But I did know their value.
I’ve always sensed it — even on the hardest days and in my most impatient moments. I’ve treasured the little hand slipped into mine, a grocery cart full of tow-headed preschoolers, grass worn bare in the backyard from summers of touch football.
There were daily commutes in the car and hard nights up late and endless loads of laundry, but even those were cherished signs of full life with kids in the home.
I tried my best to breathe it in and enjoy it fully, as if that would slow the steady march of days.
In the flurry of graduation activities, I’ve noticed the orange trees in our backyard producing small green oranges where there used to be a profusion of small white blossoms.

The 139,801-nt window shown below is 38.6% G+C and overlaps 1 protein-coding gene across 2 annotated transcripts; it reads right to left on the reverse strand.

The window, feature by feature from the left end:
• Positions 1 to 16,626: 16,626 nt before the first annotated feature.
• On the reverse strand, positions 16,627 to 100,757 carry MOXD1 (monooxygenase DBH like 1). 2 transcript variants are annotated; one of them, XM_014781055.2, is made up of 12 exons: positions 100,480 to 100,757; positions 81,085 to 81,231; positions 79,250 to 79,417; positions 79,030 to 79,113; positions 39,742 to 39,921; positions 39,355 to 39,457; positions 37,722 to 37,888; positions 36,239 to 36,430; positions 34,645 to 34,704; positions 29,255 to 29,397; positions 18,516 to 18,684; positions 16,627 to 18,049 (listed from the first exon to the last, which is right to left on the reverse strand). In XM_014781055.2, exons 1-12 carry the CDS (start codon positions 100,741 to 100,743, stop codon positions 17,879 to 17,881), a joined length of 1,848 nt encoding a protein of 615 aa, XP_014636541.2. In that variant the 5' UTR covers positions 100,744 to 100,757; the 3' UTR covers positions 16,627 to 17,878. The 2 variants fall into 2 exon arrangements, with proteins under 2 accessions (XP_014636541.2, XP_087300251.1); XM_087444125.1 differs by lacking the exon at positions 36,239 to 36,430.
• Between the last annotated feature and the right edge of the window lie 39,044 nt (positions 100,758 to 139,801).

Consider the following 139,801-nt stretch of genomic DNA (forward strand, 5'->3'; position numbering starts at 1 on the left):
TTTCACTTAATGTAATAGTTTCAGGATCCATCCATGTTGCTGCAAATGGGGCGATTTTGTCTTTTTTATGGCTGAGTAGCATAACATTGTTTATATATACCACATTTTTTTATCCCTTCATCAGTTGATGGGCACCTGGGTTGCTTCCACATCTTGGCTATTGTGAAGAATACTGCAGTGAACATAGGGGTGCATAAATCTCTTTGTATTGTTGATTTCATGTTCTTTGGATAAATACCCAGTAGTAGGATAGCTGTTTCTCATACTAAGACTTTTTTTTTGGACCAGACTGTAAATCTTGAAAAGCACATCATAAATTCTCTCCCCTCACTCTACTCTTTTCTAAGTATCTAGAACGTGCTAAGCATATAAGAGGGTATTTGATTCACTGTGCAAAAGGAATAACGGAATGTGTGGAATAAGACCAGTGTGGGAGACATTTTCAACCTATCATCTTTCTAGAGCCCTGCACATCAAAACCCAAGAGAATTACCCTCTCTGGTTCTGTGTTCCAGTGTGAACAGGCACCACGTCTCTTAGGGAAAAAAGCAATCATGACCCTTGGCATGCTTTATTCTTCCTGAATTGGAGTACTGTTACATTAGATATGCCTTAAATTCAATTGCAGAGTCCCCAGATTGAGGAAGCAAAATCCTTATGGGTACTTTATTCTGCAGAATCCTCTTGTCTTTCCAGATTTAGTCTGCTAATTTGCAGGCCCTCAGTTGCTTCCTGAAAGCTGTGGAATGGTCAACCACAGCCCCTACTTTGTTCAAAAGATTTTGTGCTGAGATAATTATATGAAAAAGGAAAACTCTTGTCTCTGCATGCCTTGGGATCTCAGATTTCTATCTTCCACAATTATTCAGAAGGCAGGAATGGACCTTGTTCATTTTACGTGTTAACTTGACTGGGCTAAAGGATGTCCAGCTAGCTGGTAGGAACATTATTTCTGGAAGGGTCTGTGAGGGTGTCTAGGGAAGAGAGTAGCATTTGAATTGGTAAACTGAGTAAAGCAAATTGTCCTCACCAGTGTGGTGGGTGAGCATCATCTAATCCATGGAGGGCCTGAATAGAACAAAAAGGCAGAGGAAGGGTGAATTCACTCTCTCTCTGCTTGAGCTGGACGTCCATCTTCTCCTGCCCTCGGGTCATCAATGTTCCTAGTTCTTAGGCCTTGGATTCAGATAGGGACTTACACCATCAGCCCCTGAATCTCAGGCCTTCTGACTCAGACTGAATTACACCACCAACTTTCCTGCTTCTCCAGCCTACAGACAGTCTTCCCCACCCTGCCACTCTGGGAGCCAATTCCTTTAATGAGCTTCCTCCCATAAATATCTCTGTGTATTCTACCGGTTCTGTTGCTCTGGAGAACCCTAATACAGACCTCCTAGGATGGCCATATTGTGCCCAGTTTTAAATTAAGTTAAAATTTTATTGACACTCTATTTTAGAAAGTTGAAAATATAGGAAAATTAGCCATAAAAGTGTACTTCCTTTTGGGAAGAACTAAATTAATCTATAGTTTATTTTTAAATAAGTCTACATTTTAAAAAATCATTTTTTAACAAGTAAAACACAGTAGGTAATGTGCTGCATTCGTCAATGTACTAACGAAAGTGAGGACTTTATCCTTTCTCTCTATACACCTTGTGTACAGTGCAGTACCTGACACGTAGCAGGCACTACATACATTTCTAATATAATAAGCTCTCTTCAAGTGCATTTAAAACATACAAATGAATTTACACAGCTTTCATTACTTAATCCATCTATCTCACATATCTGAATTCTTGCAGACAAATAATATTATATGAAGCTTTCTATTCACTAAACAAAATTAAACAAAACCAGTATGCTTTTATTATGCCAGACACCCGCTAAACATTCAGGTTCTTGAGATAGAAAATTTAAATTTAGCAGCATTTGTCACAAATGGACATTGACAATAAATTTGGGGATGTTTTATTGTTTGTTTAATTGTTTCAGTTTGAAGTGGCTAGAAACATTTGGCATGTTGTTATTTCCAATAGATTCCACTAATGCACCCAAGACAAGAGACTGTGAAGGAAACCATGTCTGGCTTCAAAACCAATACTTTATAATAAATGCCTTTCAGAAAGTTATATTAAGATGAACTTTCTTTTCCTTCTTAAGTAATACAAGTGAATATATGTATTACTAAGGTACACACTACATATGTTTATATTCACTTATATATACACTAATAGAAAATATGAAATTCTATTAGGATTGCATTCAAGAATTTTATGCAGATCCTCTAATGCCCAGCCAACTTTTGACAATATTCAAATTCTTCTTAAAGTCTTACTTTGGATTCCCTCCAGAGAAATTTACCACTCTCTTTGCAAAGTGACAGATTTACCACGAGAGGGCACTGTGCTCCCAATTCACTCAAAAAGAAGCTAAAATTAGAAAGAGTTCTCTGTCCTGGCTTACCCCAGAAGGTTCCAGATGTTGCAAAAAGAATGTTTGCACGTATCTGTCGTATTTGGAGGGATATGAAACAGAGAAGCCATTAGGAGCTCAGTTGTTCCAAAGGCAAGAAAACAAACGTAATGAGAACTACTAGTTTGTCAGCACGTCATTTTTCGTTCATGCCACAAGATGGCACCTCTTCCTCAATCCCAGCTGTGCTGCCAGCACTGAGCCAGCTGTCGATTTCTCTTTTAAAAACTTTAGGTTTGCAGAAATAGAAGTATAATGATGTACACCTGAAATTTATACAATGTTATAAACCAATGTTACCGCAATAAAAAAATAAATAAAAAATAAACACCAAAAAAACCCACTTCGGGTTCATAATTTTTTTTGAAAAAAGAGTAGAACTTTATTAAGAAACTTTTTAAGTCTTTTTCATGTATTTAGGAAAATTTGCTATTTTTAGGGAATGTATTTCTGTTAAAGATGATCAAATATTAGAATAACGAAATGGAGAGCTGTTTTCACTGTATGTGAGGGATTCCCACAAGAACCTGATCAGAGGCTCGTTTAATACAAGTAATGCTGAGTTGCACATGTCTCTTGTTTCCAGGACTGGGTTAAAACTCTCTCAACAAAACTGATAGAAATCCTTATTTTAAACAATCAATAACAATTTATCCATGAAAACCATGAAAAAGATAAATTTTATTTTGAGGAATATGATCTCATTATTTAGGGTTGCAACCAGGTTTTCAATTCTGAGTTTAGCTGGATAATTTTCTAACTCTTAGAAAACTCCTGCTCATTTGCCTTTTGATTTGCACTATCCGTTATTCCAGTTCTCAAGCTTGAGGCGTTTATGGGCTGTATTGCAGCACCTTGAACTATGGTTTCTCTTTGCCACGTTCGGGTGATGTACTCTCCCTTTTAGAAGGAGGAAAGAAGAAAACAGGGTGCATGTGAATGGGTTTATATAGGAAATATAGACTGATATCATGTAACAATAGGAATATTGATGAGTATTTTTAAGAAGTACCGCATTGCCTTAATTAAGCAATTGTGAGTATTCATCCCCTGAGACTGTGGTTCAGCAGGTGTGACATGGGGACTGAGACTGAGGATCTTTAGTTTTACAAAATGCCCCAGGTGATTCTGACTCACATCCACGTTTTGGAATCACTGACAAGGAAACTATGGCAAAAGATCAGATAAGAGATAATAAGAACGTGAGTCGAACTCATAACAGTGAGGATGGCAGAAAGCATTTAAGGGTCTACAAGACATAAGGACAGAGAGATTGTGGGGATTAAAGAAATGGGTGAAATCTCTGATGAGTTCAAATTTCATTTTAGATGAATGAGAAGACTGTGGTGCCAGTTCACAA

Orange blossoms have an undeniable scent. I remember as a child driving through Florida’s rolling hills of orange groves when the orange blossom fragrance was so strong it came right through our car windows.
And yet, as heady as that scent is, no farmer would be content with a grove of orange blossoms.
His labor is meant to produce fruit.
These last 18 years? They have been amazing.
Heady with the sweet fragrance that is childhood.
But these green oranges remind me there is more.
These first 18 years are bud and blossom.
There is yet great fruit.
Though my heart would love to push pause right here, it’s only because I haven’t yet seen the fruit that release will bring.
Dear Mom, you know what no one told you about high school graduation?
That pushing pause here would stop the fruit to come.
All your labor? It was meant to produce great fruit.
If the bud and blossom of childhood has been this breathtaking, I cannot wait to see the fruit.